Response: A team to review patient concerns and problems with the aim of developing and testing creative solutions.

Goals:Better patient care and better perception of the hospital system as a caring place for obstetrics.

Funding:Hospital funding, State funding

 

6 . A center for improved obstetrical technology:

Experience:Submission of a proposal for a device to detect preterm labor for Coulter grant. (see footnote **)

Insight:There is a need for a center to focus on sophisticated obstetrical technology, for example devices to detect and monitor early signs of and progression of labor and of fetal well being. There is a need for new diagnostic tests, for example to detect molecules in cord blood to detect timing of brain injury or identify pathogens quickly.

Response:To create a group of obstetricians, engineers, and pathologists to meet regularly to discuss potential technical solutions to problems in obstetrics. The goal would then be to develop those ideas into useful tests or devices.

Goals:To develop patentable devices that would improve patient care and generate income for the participating parties.

Funding: Industry, NICHD

 

Footnotes:

 

 

*When I first started in obstetrical pathology I initiated and completed a project that asked obstetricians to check on a list what they hoped to learn from the placenta examination. The placenta pathology reports were then analyzed in a conference with the MFM fellow (Dart Mostello) MFM (Menachem Miodovnik) and Neonatologist (Uma Kotagal) as to whether the question was answered, but even more importantly whether the exam was useful for clinical care of the patient in the current or future pregnancies, for potential quality control value, for teaching value, for medico legal value, research or of no value. The results showed very disappointing utility. I forget how many we did or the exact numbers, but clinical utility was close to zero. I submitted the paper to AJOG who trashed it as non-scientific. I foolishly gave up trying to get it published. Wind the clock ahead thirty five years and I did the PROOF study here based in part on Dr. Stan Gall’s contention that all placentas should be looked at since they might contain information that we could not at the current time appreciate. I went a step further and suggested two hypotheses that I thought had a strong chance of showing utility of the placental examination, yet did not necessarily have any clinical signs. These were severe villitis as a predictor of the risk of autoimmune disease and small placental separations as impacting neurologic outcome. The study demonstrated that at least up to age 7 years, the lesions were not predictive of disease.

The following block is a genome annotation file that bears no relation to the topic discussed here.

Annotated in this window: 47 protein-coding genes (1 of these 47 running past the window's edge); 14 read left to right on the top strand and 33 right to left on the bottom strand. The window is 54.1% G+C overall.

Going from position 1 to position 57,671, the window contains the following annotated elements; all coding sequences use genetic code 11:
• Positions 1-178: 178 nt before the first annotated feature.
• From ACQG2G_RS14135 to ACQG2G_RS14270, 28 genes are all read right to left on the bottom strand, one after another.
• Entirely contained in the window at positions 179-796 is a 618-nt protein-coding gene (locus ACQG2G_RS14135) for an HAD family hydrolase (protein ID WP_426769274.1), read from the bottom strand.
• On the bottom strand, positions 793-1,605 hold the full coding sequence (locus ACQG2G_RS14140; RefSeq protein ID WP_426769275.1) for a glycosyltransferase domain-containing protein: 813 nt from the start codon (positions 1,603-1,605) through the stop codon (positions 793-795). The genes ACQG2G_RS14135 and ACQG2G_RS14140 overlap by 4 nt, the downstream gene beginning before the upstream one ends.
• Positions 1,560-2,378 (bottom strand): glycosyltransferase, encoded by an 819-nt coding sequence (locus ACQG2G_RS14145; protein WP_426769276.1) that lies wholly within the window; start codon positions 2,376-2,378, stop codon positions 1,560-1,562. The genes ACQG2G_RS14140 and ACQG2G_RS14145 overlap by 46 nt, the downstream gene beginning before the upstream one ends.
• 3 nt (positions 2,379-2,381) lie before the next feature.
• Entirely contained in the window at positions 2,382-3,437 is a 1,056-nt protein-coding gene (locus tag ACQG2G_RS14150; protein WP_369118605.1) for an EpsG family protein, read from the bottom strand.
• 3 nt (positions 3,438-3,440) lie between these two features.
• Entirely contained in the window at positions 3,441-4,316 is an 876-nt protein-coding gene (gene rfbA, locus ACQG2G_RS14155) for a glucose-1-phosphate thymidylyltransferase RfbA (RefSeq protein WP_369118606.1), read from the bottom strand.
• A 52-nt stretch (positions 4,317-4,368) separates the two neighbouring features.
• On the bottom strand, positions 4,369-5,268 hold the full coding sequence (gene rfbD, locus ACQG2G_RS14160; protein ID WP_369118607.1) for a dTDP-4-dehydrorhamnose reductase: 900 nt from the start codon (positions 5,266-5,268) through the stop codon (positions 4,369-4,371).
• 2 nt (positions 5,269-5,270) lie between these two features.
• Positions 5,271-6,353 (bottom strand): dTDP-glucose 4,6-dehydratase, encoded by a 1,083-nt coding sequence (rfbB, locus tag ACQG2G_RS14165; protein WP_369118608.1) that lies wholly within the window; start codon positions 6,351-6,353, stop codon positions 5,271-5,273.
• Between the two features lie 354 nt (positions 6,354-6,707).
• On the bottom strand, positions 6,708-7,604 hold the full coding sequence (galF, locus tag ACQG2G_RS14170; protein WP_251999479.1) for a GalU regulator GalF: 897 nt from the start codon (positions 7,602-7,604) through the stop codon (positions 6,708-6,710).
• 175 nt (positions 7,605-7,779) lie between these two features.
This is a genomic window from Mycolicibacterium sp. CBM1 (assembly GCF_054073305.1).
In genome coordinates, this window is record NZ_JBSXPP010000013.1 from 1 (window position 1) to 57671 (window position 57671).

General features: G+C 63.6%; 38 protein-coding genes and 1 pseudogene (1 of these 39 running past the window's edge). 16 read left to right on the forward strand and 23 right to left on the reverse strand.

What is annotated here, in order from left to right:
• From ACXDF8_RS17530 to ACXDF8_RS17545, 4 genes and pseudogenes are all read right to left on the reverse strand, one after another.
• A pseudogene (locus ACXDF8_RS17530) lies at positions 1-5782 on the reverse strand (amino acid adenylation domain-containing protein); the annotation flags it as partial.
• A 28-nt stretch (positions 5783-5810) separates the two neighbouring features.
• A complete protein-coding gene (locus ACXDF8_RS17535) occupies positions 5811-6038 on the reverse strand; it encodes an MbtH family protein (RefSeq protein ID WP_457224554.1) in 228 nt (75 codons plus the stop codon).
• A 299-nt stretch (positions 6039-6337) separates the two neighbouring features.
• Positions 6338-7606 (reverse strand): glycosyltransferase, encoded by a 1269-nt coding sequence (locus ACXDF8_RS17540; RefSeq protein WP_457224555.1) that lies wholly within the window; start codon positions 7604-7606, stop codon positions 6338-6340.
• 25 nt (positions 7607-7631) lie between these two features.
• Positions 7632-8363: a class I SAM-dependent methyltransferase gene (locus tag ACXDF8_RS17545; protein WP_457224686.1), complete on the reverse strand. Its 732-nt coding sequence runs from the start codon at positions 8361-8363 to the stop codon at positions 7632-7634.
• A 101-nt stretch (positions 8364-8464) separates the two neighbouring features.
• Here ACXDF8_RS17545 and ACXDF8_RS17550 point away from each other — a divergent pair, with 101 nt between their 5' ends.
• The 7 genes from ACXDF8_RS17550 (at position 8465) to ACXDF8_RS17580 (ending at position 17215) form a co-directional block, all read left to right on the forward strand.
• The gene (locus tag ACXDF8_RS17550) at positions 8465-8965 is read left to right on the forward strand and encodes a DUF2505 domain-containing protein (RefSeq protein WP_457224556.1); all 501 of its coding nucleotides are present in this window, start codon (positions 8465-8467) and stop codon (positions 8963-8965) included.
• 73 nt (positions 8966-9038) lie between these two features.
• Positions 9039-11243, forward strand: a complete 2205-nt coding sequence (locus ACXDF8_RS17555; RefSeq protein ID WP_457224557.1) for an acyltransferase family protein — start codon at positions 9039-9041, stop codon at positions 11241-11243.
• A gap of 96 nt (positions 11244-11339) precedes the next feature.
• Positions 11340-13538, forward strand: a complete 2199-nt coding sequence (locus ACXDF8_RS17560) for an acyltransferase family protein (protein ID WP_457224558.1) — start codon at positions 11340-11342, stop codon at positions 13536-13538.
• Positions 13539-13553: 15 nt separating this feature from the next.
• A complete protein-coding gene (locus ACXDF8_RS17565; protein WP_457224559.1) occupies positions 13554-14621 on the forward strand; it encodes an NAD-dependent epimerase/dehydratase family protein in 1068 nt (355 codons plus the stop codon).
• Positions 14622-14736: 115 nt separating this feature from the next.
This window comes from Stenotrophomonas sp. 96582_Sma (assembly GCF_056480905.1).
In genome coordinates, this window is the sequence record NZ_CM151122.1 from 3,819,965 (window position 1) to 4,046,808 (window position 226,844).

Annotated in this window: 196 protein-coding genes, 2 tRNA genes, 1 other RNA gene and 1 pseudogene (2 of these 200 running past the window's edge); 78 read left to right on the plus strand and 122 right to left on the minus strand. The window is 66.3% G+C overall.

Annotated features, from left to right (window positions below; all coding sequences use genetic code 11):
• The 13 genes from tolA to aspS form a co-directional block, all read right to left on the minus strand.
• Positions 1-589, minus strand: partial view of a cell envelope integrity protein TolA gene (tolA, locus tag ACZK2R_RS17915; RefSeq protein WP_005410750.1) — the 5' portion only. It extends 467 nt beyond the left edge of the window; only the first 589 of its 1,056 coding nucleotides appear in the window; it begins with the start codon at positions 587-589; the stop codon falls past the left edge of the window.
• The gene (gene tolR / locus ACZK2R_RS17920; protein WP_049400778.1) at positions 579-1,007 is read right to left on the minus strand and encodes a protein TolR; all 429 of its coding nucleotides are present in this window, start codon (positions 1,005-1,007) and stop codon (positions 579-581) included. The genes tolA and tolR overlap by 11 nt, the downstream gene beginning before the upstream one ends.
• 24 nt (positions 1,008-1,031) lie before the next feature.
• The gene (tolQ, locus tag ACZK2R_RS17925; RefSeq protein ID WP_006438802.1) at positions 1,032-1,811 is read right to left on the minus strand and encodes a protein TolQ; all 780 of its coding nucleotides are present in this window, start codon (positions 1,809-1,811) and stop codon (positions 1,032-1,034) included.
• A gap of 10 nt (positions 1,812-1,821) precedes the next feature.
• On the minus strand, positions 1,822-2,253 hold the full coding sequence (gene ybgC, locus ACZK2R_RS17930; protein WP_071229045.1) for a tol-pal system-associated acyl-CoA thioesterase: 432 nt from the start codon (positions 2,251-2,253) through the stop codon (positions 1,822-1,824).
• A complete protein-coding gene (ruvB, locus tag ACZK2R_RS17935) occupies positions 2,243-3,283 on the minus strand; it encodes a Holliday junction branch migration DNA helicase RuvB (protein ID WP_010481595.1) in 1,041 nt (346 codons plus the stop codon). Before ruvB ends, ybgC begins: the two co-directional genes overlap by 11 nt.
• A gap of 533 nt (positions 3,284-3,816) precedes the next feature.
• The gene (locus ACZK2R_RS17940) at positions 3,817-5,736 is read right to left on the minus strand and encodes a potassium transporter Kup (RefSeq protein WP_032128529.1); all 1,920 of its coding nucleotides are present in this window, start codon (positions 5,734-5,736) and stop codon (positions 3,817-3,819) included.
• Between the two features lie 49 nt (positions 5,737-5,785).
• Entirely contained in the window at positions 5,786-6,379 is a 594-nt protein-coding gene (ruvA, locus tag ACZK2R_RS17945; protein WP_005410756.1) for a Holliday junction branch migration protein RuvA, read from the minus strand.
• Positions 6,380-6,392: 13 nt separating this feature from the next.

**A few years back I worked with Dr. Harnett from the U of L engineering school to try to apply for a Coulter grant for a device that measured cervical changes. It was a simple grid on a silicon rubber band that fit over the cervix and generated a signal without a battery if the band was distorted. It works well on the skin surface, but the signal did not penetrate to the outside when we put it around the cervix of a dead sheep. But there is no reason that it could not be made to work, and could probably also detect softening as well, and signal this to a smart phone or watch.

Another example of useful technology occurred to me as I watched a nurse spend the majority of her time repositioning the fetal heart beat sensor over the two heartbeats of my daughter’s twins. If the sensor had servomotors and could follow the signal strength by angling the sensor, it could save a lot of nursing time and produce a more reliable tracing.